‘It’s a Pegasus!’ said my friends’ eldest daughter this evening when I asked her why her little pink toy horse had wings.

‘It can fly!’ she said smiling – immediately demonstrating this irrefutable fact as she trailed it through the air, walking away from me with her younger sibling.

I was surprised.

Not because of her vocabulary. She’s clearly a bright little spark.

Her five times table, recited while we waited in the pub for our dinner to be delivered  was spot on (all the way up to 105!), as was her mental arithmetic. She wanted to be a vet, she told me while sitting on her mom’s lap, so she could help animals.

Presumably she didn’t plan to discriminate. The future career choice as I imagined she envisaged it would most likely include mythological creatures as well as more traditional ones.

As a child I had loved Greek mythology, particularly Jason and the Argonauts and the trials of Odysseus. This was a minor obsession for a short while while I was growing up, and it was also a subject I’d happily studied at university.

For some reason though when I looked at the horse I’d not associated the word to the miniature animal in my hand.

This has been happening a lot over the last few weeks – and this was another example where my thoughts were elsewhere without me realising it. Where I found myself not connecting the dots.

At that particular moment my mind had clearly been back in my mom’s bungalow, where I’d been with my brother for most of the day, clearing the last few smaller items.

‘Its nearly empty.’ My brother had said, standing in the living room as we prepared to leave for the penultimate time.

I noticed as he said this his voice wavered slightly. I didn’t ask if he was ok. I kind of knew how he felt. If I had replied I might have choked too.

Behind me was mom’s dark red patterned armchair, the one she’d been fighting for breath in, surrounded by fleece blankets, balancing a cup of tea on her lap and refusing to leave when we wanted her to go to hospital. The oxygen condenser had always been switched on whenever I visited and the constant hum of its operation had been connected in my mind to her seated in that position.

Now the armchair was silent and empty.

When I looked at it while I walked around the house I had wondered why there was no trace of her – no dent in the springs, or discolouration in the fabric. It was just an armchair now, with no hint of its recent occupant.

Now all that remained in the house were bare items of furniture, waiting to be picked up by the man with the cowboy hat in a week’s time.

Once he’d lassoed them into his van they would all be gone, and the chapter would be closed.

It was a strange, and sad feeling that had taken the word ‘Pegasus’ away from me momentarily, and continued to hold me in time at the bungalow even after I left there.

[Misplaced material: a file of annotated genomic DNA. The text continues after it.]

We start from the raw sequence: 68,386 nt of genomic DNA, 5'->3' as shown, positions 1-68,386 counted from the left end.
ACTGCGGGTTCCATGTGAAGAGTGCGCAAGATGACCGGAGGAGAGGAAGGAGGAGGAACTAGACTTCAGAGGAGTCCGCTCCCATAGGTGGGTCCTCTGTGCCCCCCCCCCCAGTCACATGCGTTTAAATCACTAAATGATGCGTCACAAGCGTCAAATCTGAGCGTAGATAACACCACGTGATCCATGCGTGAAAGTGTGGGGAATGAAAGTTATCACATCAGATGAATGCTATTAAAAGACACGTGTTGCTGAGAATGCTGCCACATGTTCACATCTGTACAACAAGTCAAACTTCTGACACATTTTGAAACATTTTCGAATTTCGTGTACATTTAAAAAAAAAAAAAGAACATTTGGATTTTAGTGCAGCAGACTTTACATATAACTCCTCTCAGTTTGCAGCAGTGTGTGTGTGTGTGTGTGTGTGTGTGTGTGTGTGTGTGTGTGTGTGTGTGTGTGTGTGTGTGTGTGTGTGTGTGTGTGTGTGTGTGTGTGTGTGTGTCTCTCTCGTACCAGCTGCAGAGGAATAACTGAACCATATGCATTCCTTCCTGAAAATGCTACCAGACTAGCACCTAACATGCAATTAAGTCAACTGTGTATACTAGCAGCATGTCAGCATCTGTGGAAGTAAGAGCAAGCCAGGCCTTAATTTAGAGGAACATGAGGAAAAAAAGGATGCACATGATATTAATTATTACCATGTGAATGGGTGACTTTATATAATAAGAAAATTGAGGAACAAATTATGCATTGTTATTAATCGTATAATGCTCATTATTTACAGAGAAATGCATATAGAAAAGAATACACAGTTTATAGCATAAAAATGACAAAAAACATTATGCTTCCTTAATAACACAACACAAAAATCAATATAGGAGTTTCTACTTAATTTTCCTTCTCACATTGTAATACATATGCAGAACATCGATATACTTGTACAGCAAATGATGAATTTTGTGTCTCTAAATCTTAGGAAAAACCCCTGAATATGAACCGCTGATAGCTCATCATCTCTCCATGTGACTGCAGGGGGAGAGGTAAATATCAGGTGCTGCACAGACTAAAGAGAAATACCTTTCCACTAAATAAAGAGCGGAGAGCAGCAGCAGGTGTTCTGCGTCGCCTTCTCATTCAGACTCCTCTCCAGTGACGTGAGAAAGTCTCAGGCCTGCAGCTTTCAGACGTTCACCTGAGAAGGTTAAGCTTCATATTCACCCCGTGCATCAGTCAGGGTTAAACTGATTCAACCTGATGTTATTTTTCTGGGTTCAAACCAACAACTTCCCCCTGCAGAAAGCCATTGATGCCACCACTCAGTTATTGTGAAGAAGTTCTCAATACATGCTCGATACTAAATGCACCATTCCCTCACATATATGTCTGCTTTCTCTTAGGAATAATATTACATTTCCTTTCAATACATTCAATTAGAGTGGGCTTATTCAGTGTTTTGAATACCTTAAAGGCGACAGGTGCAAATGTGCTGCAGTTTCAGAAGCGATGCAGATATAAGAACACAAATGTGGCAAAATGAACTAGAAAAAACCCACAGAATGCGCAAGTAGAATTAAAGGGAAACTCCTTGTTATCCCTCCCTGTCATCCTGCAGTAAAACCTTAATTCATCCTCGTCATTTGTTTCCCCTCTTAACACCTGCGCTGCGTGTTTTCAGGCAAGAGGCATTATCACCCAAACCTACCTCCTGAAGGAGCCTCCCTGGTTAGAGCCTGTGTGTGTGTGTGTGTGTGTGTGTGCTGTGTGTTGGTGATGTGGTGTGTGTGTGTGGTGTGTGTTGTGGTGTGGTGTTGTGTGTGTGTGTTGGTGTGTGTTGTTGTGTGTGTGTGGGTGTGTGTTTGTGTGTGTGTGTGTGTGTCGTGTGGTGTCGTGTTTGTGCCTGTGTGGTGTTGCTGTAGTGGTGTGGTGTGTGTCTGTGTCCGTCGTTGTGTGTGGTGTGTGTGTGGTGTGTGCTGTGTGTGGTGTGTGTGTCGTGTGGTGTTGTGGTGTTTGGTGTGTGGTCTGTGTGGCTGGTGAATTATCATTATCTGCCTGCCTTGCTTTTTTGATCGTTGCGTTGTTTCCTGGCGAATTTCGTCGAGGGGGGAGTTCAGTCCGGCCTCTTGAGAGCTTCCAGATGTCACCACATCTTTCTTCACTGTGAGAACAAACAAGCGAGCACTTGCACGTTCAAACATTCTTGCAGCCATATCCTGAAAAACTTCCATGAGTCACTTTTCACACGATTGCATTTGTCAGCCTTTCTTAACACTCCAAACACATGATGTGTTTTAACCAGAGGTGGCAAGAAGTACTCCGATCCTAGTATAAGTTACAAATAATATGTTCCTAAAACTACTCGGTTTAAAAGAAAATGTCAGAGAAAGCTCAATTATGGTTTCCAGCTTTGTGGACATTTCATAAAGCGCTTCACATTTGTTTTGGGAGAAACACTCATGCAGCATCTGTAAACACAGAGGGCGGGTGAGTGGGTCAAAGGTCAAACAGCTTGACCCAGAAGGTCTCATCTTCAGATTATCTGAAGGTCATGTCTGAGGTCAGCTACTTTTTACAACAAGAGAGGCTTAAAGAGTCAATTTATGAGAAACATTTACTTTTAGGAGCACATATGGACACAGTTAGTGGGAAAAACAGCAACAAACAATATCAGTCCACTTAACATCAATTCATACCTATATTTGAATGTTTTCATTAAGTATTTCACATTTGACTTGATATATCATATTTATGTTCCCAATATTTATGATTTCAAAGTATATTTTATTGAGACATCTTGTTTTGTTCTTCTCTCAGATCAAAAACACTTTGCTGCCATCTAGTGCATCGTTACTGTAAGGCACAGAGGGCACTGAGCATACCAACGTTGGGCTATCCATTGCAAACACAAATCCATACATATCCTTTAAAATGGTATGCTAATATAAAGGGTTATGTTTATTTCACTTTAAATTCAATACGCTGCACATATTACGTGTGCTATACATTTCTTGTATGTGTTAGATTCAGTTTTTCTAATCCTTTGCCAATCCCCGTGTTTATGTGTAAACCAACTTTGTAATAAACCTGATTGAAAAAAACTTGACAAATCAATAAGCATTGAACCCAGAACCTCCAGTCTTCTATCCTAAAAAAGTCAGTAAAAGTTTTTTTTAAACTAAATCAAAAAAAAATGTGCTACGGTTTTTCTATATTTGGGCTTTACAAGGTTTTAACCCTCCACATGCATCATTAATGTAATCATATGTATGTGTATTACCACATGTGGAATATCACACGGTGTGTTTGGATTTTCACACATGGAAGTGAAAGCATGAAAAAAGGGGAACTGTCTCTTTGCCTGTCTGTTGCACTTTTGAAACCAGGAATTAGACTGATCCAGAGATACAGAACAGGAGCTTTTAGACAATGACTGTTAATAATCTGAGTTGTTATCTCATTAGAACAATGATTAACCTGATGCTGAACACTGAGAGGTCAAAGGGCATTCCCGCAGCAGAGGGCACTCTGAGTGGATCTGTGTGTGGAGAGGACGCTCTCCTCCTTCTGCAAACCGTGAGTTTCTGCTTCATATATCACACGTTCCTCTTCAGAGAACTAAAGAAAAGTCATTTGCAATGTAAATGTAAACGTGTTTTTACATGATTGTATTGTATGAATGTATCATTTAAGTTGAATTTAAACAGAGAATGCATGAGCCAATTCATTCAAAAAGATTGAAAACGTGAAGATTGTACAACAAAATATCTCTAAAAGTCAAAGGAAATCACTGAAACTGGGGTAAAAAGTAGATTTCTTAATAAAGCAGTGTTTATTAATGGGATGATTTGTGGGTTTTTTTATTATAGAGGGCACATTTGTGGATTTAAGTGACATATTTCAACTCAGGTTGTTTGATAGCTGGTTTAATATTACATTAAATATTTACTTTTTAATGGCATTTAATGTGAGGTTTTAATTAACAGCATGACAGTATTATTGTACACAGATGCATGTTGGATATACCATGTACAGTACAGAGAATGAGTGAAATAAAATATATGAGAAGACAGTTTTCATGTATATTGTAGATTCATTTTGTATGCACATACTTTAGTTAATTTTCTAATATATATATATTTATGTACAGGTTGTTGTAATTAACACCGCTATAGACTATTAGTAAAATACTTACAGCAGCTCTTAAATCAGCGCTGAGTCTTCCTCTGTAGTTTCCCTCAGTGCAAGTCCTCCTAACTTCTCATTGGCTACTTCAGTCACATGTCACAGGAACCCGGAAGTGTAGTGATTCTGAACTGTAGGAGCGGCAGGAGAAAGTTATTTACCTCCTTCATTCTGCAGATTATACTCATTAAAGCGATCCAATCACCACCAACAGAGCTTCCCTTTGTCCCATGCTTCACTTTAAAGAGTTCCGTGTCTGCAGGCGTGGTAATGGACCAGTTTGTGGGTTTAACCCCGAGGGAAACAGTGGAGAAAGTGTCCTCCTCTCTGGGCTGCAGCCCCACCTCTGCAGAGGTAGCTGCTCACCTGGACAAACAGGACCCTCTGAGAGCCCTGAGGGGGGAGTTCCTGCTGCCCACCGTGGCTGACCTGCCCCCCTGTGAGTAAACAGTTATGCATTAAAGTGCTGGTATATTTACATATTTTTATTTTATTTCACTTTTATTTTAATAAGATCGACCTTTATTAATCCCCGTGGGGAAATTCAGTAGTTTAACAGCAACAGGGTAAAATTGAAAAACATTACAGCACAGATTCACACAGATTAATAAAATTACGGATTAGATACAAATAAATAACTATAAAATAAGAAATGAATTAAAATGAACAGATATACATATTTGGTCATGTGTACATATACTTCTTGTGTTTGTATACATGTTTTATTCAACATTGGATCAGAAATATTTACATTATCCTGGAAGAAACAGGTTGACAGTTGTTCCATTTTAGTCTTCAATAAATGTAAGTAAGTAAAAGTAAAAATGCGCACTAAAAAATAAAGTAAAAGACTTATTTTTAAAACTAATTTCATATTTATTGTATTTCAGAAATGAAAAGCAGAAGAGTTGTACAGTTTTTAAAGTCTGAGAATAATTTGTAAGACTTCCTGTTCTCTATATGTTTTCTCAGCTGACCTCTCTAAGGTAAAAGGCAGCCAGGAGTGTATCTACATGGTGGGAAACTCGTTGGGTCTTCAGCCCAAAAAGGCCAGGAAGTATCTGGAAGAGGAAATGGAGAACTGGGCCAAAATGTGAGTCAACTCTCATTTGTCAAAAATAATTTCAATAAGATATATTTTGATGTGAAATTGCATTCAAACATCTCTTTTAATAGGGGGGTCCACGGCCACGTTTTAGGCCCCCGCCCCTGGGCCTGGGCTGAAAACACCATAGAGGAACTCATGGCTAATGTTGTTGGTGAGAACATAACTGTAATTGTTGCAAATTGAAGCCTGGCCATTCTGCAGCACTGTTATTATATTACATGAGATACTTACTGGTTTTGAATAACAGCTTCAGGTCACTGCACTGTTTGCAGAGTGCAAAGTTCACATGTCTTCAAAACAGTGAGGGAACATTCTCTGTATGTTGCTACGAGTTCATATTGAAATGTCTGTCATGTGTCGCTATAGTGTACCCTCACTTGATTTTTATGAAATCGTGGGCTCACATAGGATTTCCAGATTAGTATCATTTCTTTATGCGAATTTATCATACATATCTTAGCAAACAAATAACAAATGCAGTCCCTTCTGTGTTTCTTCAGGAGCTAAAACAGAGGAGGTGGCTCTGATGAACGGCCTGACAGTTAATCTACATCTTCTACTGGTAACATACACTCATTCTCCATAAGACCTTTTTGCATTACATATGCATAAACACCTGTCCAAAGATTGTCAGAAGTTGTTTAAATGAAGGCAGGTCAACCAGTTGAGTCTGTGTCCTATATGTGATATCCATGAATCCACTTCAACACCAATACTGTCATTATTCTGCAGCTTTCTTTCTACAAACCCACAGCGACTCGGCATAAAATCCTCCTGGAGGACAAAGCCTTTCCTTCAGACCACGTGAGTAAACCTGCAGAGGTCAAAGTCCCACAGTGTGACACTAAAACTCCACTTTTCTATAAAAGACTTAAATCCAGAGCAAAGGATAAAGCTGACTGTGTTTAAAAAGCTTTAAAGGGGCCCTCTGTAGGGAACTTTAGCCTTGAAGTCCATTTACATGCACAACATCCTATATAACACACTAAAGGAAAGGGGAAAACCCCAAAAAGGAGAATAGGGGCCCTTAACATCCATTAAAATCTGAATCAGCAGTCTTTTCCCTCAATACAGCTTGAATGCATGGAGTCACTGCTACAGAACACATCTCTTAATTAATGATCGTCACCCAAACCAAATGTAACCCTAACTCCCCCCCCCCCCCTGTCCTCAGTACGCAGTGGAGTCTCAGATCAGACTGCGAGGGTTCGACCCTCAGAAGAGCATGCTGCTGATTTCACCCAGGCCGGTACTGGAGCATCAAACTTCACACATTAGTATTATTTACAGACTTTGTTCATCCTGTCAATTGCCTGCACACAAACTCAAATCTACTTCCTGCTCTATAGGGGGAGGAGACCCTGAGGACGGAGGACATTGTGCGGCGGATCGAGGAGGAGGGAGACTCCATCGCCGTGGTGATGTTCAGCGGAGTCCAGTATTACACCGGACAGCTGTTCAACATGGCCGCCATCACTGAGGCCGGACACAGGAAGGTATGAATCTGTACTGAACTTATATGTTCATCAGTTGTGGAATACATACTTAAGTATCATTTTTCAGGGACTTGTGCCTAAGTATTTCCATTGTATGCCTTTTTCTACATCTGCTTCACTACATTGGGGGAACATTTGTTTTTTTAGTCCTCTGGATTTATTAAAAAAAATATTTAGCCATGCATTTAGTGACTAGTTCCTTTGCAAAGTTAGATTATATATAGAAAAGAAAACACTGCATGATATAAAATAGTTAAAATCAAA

Back at the pub our meals arrived, and as we prepared to eat we began to catch up with each other’s recent events. Picking up their cutlery both of my friends silently engaged their parental sixth sense, tracking their daughters while they edged ever closer to the enticing pool table in the corner the pub.

The two girls mischievously began to circle their silent prey while behind them adult conversation turned to the evils of underfloor heating contractors.

Previously I had assumed that these fine people were pillars of society, but over many recent months several of them had secretly banded together with a solemn vow to individually provide the crappiest customer service possible to my friends. In doing so it seemed they had collectively exposed themselves as the very worst kind of scum and villainy and deserved deep disdain.

Their infallible ability to be completely fallible was the only trait they posessed that could be counted on it transpired. They had proven to be aloof, unhelpful, missed appointments, failed to provide quotes, and were generally a bad sort.

Such irredeemable actions had not enhanced the environment of their prospective clients, whose floor (for the time being) remained very chilly, in tandem with their mood on the subject.

However, despite my best efforts to think venomous thoughts in solidarity about underfloor heating contractors, the armchair remained in the back of my mind.

I realised then that Fleetwood Mac’s Albatross was playing in the background.

Ten days ago this was the opening song at my mother’s funeral, and was her favourite, as far as I knew.

I mentioned this to my friend and (having read my blog) she reminded me that I had written recently that the universe seemed to be talking to me, and suggested that this might be another example.

Lately its definitely got something to say.

Maybe its always talked to me and I just haven’t listened. Maybe I’ve heard but not realised. Maybe I’m looking for patterns where beforehand I wasn’t. Maybe I was too drunk to care.

It does seem odd though that these things keep happening, and I’m glad that in writing a blog I’m keeping a note of them, because in a year or so I’d like to look back at who I am now and compare me to who I will be then.

I hope I’m a bit more like my friends’ daughters who had concluded by the end of the evening that it was a really good idea to put all the cue tip chalk down the pockets of the pool table, thus making the game far more challenging than its future participants would be expecting.

They weren’t thinking about armchairs and depressed springs. They were living in the moment and just loving life in pigtails as they ran around the pub with a little pink Pegasus poking out of the top of a comfy, warm little blue jumper.